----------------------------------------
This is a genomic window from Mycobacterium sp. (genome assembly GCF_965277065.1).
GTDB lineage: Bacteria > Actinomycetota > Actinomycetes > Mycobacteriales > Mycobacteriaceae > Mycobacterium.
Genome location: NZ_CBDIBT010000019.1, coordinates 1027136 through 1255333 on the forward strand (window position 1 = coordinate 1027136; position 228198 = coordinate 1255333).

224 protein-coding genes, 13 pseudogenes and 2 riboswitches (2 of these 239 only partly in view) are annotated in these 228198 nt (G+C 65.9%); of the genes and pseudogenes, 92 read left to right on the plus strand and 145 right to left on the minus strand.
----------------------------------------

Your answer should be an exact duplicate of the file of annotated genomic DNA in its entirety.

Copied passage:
This is a genomic window from Mycobacterium sp. (genome assembly GCF_965277065.1).
GTDB lineage: Bacteria > Actinomycetota > Actinomycetes > Mycobacteriales > Mycobacteriaceae > Mycobacterium.
Genome location: NZ_CBDIBT010000019.1, coordinates 1027136 through 1255333 on the forward strand (window position 1 = coordinate 1027136; position 228198 = coordinate 1255333).

224 protein-coding genes, 13 pseudogenes and 2 riboswitches (2 of these 239 only partly in view) are annotated in these 228198 nt (G+C 65.9%); of the genes and pseudogenes, 92 read left to right on the plus strand and 145 right to left on the minus strand.